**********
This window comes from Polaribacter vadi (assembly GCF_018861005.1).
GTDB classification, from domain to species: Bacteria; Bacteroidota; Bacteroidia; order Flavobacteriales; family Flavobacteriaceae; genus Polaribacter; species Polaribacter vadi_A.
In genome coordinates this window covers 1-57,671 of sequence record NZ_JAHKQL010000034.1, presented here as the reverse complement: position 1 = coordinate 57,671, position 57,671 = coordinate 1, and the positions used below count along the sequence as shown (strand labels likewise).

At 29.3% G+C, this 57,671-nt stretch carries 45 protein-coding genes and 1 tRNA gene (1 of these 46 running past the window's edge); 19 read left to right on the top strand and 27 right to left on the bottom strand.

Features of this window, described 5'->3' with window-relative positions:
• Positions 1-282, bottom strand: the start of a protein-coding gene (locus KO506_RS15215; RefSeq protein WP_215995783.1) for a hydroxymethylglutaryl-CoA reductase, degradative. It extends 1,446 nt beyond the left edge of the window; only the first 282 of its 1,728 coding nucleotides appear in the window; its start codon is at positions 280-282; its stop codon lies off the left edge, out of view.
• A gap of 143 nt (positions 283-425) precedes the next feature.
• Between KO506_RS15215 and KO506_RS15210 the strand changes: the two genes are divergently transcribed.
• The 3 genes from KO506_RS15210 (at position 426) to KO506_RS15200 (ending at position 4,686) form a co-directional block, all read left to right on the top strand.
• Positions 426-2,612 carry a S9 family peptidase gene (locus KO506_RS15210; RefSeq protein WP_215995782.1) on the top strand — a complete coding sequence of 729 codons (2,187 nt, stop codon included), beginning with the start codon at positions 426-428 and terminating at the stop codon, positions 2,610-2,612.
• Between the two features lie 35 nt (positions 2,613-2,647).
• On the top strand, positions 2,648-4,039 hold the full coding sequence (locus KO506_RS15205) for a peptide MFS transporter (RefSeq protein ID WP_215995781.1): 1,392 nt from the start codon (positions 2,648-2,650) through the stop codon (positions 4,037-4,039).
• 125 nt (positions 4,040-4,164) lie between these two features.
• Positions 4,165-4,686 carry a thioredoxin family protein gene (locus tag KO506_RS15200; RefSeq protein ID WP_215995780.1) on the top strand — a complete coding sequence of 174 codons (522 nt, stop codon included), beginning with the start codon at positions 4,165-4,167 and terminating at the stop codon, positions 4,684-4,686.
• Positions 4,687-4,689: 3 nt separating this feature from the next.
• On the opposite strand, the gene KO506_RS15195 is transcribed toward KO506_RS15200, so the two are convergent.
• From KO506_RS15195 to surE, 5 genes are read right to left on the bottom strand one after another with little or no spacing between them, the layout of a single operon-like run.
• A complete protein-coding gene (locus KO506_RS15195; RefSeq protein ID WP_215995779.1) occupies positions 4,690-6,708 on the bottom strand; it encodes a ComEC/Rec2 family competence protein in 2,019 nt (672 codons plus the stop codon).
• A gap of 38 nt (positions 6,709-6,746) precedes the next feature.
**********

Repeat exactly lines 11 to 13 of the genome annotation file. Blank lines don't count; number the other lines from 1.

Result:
• Between the two features lie 35 nt (positions 2,613-2,647).
• On the top strand, positions 2,648-4,039 hold the full coding sequence (locus KO506_RS15205) for a peptide MFS transporter (RefSeq protein ID WP_215995781.1): 1,392 nt from the start codon (positions 2,648-2,650) through the stop codon (positions 4,037-4,039).
• 125 nt (positions 4,040-4,164) lie between these two features.